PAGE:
cover image The Players

The Players

Jill Bialosky. Knopf, $26 (80p) ISBN 978-0-385-35262-8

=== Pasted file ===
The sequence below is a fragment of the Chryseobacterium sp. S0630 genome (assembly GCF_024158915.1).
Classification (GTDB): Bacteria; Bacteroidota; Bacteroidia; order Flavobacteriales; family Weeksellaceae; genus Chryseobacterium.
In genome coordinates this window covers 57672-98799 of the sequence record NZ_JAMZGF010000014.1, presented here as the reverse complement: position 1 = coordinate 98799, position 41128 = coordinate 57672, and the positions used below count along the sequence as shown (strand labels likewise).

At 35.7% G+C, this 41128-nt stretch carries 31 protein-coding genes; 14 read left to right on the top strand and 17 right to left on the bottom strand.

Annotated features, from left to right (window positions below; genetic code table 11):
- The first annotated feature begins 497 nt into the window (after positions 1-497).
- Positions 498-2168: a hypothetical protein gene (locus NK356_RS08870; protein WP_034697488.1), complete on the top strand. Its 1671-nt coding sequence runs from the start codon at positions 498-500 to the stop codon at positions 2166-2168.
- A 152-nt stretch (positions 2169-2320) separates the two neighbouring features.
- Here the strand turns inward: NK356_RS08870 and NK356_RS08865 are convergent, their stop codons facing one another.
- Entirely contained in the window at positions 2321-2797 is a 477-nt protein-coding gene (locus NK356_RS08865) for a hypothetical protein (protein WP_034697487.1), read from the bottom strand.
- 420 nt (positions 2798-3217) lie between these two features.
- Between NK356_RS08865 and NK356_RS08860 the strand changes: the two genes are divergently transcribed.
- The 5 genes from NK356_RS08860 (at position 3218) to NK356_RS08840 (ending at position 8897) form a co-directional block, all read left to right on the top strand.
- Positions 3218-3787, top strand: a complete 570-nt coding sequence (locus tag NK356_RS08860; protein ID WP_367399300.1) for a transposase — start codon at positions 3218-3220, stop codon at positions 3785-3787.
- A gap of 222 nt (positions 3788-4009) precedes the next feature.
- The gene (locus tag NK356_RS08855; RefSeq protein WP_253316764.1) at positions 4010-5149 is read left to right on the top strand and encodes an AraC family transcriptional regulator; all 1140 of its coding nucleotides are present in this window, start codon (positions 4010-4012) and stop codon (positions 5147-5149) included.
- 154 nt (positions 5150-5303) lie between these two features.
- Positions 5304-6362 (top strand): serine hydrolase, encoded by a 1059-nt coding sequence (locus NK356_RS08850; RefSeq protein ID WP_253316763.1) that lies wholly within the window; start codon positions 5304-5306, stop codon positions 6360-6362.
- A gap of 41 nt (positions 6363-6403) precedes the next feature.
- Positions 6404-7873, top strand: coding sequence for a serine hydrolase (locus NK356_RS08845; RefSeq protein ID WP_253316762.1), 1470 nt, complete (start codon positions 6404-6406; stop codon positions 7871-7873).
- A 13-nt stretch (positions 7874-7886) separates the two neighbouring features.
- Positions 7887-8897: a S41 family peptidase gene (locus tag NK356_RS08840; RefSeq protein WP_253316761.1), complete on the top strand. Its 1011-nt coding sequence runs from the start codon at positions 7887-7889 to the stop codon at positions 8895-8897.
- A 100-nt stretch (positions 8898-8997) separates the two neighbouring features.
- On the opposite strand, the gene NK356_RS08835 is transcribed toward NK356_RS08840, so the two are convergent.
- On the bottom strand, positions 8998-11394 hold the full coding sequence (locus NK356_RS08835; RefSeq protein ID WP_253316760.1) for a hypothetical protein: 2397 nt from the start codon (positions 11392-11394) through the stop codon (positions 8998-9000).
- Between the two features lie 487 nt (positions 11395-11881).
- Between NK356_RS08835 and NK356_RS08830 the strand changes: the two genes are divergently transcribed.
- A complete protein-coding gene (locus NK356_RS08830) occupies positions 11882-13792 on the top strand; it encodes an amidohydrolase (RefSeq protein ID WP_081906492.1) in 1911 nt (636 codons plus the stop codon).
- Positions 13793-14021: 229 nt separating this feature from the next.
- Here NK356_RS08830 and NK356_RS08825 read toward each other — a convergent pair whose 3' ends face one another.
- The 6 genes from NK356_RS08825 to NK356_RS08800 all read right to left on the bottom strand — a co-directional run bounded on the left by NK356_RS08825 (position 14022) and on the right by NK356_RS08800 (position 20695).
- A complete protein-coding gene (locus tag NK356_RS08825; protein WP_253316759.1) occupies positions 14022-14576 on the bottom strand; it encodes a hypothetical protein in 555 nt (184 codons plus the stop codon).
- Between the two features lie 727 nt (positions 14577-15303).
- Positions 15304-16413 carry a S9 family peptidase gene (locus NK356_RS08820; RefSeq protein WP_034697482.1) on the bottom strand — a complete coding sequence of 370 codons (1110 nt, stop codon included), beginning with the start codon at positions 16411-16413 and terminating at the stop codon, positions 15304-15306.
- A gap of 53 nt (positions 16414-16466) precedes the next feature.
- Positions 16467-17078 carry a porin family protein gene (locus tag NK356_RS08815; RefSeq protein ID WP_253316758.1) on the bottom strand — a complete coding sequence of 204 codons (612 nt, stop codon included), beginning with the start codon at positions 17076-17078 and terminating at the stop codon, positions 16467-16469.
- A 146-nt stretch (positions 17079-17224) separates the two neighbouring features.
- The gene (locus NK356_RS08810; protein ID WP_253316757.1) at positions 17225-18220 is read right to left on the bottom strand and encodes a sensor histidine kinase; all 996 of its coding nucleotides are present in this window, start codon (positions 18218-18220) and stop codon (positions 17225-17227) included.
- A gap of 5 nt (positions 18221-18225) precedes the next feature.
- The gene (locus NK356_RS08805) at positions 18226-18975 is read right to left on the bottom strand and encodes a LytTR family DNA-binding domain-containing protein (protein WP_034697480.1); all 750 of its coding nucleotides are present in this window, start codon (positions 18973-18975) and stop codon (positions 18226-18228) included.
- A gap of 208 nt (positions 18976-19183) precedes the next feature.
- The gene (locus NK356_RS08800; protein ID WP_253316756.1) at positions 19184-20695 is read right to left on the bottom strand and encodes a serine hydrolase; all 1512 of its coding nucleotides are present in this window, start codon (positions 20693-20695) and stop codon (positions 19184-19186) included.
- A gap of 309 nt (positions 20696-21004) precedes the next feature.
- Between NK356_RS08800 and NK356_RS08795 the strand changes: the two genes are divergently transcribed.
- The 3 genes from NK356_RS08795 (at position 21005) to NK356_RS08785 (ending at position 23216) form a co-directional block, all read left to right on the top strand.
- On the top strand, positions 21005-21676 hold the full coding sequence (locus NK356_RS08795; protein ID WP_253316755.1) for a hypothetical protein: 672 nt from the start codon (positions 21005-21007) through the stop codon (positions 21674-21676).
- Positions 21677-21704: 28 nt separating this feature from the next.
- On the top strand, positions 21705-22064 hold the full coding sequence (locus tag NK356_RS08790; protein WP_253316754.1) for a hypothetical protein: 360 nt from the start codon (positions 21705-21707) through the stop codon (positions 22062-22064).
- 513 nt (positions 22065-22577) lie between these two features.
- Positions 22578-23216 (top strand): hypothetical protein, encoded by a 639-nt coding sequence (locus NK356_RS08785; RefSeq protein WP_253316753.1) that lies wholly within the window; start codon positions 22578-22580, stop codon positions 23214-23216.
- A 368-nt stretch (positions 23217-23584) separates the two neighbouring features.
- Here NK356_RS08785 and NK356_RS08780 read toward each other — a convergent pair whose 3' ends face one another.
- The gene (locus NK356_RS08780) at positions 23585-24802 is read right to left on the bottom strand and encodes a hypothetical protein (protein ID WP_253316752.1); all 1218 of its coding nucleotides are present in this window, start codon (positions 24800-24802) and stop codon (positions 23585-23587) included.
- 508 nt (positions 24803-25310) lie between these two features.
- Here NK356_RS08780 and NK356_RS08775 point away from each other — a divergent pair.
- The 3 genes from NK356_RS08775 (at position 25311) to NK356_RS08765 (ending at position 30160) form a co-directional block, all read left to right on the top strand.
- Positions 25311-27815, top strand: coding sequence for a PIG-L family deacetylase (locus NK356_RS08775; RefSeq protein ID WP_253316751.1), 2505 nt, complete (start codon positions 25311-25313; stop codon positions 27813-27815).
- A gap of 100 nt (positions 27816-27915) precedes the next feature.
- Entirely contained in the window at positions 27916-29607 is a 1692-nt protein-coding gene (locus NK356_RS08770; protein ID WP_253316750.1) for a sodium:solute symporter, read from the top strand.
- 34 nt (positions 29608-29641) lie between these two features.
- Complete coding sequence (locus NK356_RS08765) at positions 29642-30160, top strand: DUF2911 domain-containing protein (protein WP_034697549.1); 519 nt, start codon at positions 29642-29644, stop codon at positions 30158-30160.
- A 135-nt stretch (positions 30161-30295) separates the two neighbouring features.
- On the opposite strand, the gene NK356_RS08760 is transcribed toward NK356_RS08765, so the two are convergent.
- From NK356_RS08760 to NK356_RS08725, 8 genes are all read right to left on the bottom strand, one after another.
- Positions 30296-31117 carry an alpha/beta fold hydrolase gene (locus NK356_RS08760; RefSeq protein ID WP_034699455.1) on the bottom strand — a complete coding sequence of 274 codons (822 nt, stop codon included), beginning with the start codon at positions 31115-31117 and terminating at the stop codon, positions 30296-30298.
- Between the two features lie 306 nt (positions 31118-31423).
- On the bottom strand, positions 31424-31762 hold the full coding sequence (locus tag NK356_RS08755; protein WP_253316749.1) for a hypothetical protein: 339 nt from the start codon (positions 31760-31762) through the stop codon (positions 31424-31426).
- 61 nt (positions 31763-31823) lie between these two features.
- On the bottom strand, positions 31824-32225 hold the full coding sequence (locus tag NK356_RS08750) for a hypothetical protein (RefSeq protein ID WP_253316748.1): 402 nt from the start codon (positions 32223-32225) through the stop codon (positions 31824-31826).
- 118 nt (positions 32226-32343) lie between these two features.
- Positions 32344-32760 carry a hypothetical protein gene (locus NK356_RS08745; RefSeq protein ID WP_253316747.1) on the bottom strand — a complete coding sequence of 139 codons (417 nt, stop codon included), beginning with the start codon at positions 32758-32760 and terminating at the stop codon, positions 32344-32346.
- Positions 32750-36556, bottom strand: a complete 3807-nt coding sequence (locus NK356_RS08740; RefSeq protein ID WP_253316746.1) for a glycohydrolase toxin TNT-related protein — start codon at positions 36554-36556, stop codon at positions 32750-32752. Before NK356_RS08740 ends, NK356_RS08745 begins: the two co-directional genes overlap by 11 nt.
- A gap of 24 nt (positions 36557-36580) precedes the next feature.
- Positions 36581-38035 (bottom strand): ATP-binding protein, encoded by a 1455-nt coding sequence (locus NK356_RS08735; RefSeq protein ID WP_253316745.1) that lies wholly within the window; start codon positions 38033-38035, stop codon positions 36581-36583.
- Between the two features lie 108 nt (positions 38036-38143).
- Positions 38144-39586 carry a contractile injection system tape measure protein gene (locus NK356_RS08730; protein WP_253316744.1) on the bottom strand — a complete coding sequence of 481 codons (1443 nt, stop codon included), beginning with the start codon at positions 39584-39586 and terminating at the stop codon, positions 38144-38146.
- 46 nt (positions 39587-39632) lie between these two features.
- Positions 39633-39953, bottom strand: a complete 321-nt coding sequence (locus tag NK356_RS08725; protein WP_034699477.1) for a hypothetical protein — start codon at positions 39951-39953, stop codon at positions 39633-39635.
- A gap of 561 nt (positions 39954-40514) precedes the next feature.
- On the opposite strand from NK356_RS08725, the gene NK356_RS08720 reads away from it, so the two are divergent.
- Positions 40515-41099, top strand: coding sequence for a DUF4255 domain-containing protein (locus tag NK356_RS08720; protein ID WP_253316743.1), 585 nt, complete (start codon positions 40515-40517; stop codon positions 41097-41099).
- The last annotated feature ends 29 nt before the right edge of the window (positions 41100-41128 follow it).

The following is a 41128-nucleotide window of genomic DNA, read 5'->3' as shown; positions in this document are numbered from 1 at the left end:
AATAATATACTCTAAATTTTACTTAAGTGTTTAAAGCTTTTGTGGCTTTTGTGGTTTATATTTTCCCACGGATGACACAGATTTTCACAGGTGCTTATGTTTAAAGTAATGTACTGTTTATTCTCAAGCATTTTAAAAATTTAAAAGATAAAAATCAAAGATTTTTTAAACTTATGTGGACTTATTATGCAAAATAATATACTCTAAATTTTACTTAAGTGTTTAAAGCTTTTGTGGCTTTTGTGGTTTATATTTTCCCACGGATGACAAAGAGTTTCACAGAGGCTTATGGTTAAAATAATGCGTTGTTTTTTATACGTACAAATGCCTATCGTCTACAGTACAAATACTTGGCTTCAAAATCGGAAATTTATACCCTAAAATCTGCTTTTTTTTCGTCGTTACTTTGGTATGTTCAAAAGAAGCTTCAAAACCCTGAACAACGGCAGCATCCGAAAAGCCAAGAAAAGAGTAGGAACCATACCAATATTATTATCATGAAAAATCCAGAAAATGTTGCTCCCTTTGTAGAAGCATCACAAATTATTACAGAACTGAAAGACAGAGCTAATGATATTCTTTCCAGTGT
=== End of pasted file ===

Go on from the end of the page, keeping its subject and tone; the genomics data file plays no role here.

Bialosky (Intruder), an editor at W.W. Norton, pens a heartfelt ode to the American suburbs and countryside as she explores the complexities of interpersonal, particularly familial, relationships. The book’s opening sequence, “Manhood,” uses baseball terminology to explore the systems and behaviors that surround boys as they grow to be men. Much of the collection concerns itself with time, not only the way its passage changes space—“They are tearing up fields where horses graze/ for designer mansions”—but also how it transforms the way we see our loved ones and ourselves: “One of us joined a support group/ or is leaving the marriage.” Through it all, Bialosky presents language that feels as personal and measured as a mother penciling her son’s height on the kitchen door frame. In “After the Storm” she writes: “The sun makes everything sharp. I pick up/ a seashell and it crumbles. My mother/ is frail. She forgets. Everything is covered/ with Post-its.” Whether its time to “jump in for one last dangerous swim” or just listen as the “cool sea rumbles,” Bialosky isn’t afraid to acknowledge life’s transience or its beauty, and she excels at both. [em](Mar.) [/em]